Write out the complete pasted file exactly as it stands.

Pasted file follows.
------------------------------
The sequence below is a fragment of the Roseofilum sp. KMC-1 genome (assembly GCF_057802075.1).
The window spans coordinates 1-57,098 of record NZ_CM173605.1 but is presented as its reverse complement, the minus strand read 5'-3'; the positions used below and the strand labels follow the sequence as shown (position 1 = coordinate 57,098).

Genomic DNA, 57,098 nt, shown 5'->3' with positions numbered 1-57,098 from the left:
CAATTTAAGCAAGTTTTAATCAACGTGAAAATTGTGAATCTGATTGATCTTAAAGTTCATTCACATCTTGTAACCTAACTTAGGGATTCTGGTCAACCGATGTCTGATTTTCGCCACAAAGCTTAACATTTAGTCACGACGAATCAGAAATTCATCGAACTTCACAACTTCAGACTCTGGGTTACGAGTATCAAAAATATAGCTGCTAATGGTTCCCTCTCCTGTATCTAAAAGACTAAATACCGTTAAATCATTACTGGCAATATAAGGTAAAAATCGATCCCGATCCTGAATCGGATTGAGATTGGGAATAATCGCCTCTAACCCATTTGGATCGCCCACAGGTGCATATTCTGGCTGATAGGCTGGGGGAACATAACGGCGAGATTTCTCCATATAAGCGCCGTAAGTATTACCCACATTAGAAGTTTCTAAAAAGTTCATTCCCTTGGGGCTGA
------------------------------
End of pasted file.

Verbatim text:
The sequence below is a fragment of the Roseofilum sp. KMC-1 genome (assembly GCF_057802075.1).
The window spans coordinates 1-57,098 of record NZ_CM173605.1 but is presented as its reverse complement, the minus strand read 5'-3'; the positions used below and the strand labels follow the sequence as shown (position 1 = coordinate 57,098).

Genomic DNA, 57,098 nt, shown 5'->3' with positions numbered 1-57,098 from the left:
CAATTTAAGCAAGTTTTAATCAACGTGAAAATTGTGAATCTGATTGATCTTAAAGTTCATTCACATCTTGTAACCTAACTTAGGGATTCTGGTCAACCGATGTCTGATTTTCGCCACAAAGCTTAACATTTAGTCACGACGAATCAGAAATTCATCGAACTTCACAACTTCAGACTCTGGGTTACGAGTATCAAAAATATAGCTGCTAATGGTTCCCTCTCCTGTATCTAAAAGACTAAATACCGTTAAATCATTACTGGCAATATAAGGTAAAAATCGATCCCGATCCTGAATCGGATTGAGATTGGGAATAATCGCCTCTAACCCATTTGGATCGCCCACAGGTGCATATTCTGGCTGATAGGCTGGGGGAACATAACGGCGAGATTTCTCCATATAAGCGCCGTAAGTATTACCCACATTAGAAGTTTCTAAAAAGTTCATTCCCTTGGGGCTGA